Teacher Professor

June 18, 2010

Old Traditions for New Places

Filed under: Autism,Home Things — Teacher Professor @ 10:22 am

I’m tired from last night.  We celebrate the “birthday” not just on the day when you’re born, but at the minute you were born.  That means that Ray finally got to eat cake and ice cream and open presents at 8:55 last night.  I got flowers from James.  There was much giddiness, much excitement over the Lego set and the goldfish aquarium, and walking of friends home- friends who were up past their bedtimes, too.  Much excitement much too late.  And it’s our tradition.  Thank goodness, all of us were born during the day.  No nighttime babies in this family.

We’ve moved- a lot.  Elizabeth has lived in 8 houses in 9 years.

  1. The duplex house she was born in.- Retirement community
  2. The ranch house we moved into right before Ray was born- Palm trees, a pool, live oaks
  3. The Cape Cod house in Indiana, PA- Cute, in the middle of town
  4. The Colonial house in RI- on a hill, cold
  5. The lovely Victorian on Cherokee Road- that burned six weeks after we got there
  6. The ranch on Yale  that was too small but had a pool table
  7. The turn-of-the century house on Speed that had the retreat upstairs
  8. The slightly contemporary house here in GA on the circle of children

We’ve followed James around in his various consulting jobs; we’ve had houses that just didn’t work, and we’ve had houses burn up.  The children know architectural styles.  We all know how to pack a box.  We’ve learned how to take down furniture and figure out where it goes in a new place, a new configuration.

When we move, we not only bring the couches- once white and now vaguely spotted gray- and the bookshelves that sag a little more each time, and the dining table.  We also haul autism around.  And children with autism love consistency.  They love structure.  They love routine.  They do not love changing houses.

And so we have VERY strong, VERY firm traditions.  We celebrate birthdays on the minute.  We have Christmas ornaments from our various travels.  We have Vicki over for Thanksgiving and Dampa for Christmas.  We watch the sunsets on the Solstices.  We bake Vasilopita cake for New Years.  The Easter Bunny and Santa Claus can always find us.  James brings me flowers on the children’s birthdays.  We open Christmas presents from each other on Christmas Eve and Santa comes f0r Christmas morning (and Santa doesn’t wrap, either, which is always nice for immediate gratification).  We have turkey and jellied cranberries for Thanksgiving.  We use the “good” china and the “real” silverware for Thanksgiving, Christmas and Easter.  We try to have Pizza/Movie nights most Friday nights.

Traditions provide us with a way of providing structure for the children, for us.  We can remember how old the children were by remembering the background of certain traditions.  That Christmas when Ray was so sick…?  Oh yes, that was the house with the Christmas tree next to the big patio doors… it must have been the Florida house… he must have been 1.  I love to hear the children gasp when they decorate the Christmas tree and say “Oh, I remember when we got this…”, when they see the familiar in the new.  As they make connections between past and present.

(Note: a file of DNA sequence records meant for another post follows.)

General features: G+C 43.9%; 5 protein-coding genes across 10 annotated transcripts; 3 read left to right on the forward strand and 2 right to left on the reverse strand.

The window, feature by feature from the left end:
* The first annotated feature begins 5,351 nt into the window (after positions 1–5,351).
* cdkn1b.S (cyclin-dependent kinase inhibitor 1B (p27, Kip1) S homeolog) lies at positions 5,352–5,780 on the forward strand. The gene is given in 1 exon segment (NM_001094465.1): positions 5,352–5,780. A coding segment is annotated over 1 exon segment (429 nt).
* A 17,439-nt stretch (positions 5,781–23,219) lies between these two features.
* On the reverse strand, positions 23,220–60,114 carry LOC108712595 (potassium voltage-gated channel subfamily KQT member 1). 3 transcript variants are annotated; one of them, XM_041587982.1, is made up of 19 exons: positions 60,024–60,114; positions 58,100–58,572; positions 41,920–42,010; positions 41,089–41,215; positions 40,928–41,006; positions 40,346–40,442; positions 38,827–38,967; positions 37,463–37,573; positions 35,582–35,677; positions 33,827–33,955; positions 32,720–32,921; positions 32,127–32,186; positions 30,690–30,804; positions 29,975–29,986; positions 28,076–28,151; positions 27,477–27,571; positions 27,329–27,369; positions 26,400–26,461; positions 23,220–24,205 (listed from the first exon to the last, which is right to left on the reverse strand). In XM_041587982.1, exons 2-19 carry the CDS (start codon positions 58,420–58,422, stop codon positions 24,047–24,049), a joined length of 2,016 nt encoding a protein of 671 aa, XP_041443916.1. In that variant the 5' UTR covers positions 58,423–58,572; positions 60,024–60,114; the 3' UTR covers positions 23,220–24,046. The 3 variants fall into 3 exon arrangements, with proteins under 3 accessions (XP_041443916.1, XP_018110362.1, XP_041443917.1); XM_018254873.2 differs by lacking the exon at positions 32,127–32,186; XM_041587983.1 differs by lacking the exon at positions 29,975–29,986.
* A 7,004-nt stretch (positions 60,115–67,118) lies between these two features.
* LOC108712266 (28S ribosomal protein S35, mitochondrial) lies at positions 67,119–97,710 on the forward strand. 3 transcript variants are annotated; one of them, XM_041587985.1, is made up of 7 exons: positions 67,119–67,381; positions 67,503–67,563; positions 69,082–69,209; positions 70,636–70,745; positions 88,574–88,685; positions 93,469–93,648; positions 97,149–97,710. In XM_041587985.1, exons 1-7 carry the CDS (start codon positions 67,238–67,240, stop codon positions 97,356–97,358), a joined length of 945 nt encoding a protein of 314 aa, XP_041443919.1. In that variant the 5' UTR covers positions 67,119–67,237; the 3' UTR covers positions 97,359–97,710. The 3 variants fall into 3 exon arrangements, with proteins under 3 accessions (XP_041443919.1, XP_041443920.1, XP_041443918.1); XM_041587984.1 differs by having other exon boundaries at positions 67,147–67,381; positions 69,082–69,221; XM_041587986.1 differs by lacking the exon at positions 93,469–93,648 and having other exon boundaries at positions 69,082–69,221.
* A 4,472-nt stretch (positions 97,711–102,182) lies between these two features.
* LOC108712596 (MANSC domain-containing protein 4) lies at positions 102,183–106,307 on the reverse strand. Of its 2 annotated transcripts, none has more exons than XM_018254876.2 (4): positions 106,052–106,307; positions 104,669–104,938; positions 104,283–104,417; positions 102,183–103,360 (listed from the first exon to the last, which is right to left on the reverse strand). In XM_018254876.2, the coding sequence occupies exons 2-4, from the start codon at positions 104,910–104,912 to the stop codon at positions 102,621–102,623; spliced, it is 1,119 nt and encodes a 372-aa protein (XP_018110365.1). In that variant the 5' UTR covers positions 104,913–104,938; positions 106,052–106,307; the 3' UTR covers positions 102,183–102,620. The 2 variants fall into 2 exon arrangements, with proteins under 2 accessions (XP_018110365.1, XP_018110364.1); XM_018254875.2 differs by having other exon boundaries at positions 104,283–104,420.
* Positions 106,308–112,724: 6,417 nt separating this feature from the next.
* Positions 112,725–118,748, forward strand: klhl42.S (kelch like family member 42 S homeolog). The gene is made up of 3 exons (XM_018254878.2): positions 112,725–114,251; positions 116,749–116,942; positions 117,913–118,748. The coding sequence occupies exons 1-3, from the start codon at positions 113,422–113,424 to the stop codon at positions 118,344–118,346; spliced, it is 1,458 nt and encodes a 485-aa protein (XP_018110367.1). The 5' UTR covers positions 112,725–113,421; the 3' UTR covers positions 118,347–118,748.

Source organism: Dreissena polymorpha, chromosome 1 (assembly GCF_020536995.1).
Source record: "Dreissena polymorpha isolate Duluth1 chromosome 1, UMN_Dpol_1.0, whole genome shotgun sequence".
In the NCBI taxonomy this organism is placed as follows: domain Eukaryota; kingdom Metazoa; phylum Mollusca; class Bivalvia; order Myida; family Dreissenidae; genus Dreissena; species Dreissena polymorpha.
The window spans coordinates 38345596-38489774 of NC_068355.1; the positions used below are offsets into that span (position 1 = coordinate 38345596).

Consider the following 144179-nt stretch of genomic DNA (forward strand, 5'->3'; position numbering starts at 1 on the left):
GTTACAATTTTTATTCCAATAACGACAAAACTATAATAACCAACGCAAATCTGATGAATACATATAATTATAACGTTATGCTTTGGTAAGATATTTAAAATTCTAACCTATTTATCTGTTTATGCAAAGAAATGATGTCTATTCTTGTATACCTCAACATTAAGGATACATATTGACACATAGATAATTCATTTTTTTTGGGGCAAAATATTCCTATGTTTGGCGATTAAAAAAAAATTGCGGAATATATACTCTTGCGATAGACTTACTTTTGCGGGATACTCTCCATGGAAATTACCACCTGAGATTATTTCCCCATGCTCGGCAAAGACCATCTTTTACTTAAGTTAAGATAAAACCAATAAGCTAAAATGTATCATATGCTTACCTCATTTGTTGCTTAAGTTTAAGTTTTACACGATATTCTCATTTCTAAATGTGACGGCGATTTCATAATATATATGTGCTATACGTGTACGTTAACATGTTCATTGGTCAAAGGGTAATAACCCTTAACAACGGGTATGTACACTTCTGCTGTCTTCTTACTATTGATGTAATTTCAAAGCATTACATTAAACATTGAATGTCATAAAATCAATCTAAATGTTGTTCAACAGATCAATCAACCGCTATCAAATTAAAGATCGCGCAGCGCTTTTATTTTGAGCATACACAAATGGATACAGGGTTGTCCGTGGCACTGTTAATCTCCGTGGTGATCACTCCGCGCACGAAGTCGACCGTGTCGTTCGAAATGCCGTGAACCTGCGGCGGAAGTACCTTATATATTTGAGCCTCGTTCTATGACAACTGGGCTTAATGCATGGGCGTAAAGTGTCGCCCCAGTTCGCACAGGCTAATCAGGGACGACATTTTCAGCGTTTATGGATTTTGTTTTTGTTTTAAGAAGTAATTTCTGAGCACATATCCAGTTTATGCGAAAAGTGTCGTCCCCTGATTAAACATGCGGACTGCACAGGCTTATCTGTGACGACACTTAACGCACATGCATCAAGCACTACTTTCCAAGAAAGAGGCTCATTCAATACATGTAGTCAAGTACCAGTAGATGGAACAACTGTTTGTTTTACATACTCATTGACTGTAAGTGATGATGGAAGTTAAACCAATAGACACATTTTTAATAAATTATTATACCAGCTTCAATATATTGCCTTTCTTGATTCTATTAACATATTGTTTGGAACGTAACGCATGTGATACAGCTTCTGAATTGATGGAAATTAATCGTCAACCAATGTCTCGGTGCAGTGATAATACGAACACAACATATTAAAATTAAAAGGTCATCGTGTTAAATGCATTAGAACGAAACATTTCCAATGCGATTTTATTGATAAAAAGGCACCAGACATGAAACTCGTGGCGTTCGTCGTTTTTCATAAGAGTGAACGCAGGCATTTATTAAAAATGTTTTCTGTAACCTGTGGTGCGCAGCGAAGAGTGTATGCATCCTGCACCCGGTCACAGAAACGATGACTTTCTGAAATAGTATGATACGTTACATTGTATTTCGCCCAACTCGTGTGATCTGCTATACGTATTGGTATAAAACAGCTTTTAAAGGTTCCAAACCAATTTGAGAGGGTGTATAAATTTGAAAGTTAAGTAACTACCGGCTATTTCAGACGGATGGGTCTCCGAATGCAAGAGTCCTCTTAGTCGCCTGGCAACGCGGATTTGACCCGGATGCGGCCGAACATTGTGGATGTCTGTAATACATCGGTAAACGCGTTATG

The other day, Elizabeth was talking about her friend Emily, and with a tone of amazement, she said “Did you know that Emily has only lived in one house her whole life?”

“How do you feel about that?” I asked cautiously.

“I feel sorry for her,” she said.  “That would be boring!”

Despite the upheaval that frequent moving brings and the feelings of being set adrift, I can say that it’s been a weird form of therapy for all of us.  That no matter how much things change, some things stay the same.  That it is so important to be consistent.

The sense of building and holding onto traditions has also helped root us in our marriage.  A friend of mine  said once that after an accident in which he was hurt because of a foolish risk he took, “No child deserves to feel that their world is that unsteady”.  James and I work hard, very hard sometimes, very, very hard sometimes, at providing a sense of stability for our children.  It’s hard, especially when the outside world has other ideas, autism has other ideas, or our own frustrations, angers, jobs, etc. have other ideas.  We don’t always win.  We don’t always succeed.  But we try.  Last birthday of Ray’s, I had to be in KY for teaching, so I flew in for the day and flew out- at 6:00pm.  The year before, James was in CA doing consulting and couldn’t come at all.  This year- this year, we were all together.

So last night, when Ray knew that he was not going to get to open his presents until 8:55, not 8:54, not 8:00, but 8:55, he glowed with the thrill of it all.   He opened up his Lego set (the beach house, but of course!) on an old table, in a new room, with less light than last year, because we’re on the eastern side of the Eastern time zone, not the western edge like the last few years. He had Andrew over, not Jack. James and I were both there.  And it was still 8:54, and the 8 candle was alight on the ice cream cake- the candle that was passed down from Elizabeth when she turned 8 last year.  We have kept the candles from 1-9, used twice, except for the 9.  Ray looks longingly at that 9 candle, so recently used for Elizabeth’s birthday.  He knows it’ll be on his cake next year… hopefully here, but the same candle. This year, he gets the 8 candle.

And at 8:55, he made a wish and blew it out.  I wish for you- a growing year…A healthy year… A happy year.  A steady year.  A year of traditions.

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